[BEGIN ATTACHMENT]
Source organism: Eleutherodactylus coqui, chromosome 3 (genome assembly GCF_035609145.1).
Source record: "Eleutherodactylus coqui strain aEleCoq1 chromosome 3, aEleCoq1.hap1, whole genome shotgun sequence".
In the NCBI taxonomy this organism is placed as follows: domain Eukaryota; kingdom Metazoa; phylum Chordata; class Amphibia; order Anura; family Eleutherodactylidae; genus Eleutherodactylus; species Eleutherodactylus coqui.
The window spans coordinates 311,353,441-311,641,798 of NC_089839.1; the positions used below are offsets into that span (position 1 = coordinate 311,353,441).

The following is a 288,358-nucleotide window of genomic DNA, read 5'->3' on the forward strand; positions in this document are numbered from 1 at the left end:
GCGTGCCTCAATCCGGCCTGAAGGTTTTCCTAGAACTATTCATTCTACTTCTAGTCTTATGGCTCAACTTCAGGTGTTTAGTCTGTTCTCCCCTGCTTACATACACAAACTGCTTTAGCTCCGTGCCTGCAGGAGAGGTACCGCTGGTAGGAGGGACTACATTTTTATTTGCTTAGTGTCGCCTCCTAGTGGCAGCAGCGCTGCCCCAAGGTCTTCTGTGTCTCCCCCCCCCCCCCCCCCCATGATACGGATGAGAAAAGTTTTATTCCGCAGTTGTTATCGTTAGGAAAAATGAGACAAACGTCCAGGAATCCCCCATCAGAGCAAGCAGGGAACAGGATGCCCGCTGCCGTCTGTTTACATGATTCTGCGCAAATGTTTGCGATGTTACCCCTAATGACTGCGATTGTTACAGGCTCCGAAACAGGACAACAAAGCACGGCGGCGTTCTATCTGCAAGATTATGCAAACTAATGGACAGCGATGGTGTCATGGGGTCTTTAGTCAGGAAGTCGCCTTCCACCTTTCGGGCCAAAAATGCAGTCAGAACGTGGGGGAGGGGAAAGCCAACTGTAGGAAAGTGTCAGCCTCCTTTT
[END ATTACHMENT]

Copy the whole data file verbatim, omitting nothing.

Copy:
Source organism: Eleutherodactylus coqui, chromosome 3 (genome assembly GCF_035609145.1).
Source record: "Eleutherodactylus coqui strain aEleCoq1 chromosome 3, aEleCoq1.hap1, whole genome shotgun sequence".
In the NCBI taxonomy this organism is placed as follows: domain Eukaryota; kingdom Metazoa; phylum Chordata; class Amphibia; order Anura; family Eleutherodactylidae; genus Eleutherodactylus; species Eleutherodactylus coqui.
The window spans coordinates 311,353,441-311,641,798 of NC_089839.1; the positions used below are offsets into that span (position 1 = coordinate 311,353,441).

The following is a 288,358-nucleotide window of genomic DNA, read 5'->3' on the forward strand; positions in this document are numbered from 1 at the left end:
GCGTGCCTCAATCCGGCCTGAAGGTTTTCCTAGAACTATTCATTCTACTTCTAGTCTTATGGCTCAACTTCAGGTGTTTAGTCTGTTCTCCCCTGCTTACATACACAAACTGCTTTAGCTCCGTGCCTGCAGGAGAGGTACCGCTGGTAGGAGGGACTACATTTTTATTTGCTTAGTGTCGCCTCCTAGTGGCAGCAGCGCTGCCCCAAGGTCTTCTGTGTCTCCCCCCCCCCCCCCCCCCATGATACGGATGAGAAAAGTTTTATTCCGCAGTTGTTATCGTTAGGAAAAATGAGACAAACGTCCAGGAATCCCCCATCAGAGCAAGCAGGGAACAGGATGCCCGCTGCCGTCTGTTTACATGATTCTGCGCAAATGTTTGCGATGTTACCCCTAATGACTGCGATTGTTACAGGCTCCGAAACAGGACAACAAAGCACGGCGGCGTTCTATCTGCAAGATTATGCAAACTAATGGACAGCGATGGTGTCATGGGGTCTTTAGTCAGGAAGTCGCCTTCCACCTTTCGGGCCAAAAATGCAGTCAGAACGTGGGGGAGGGGAAAGCCAACTGTAGGAAAGTGTCAGCCTCCTTTT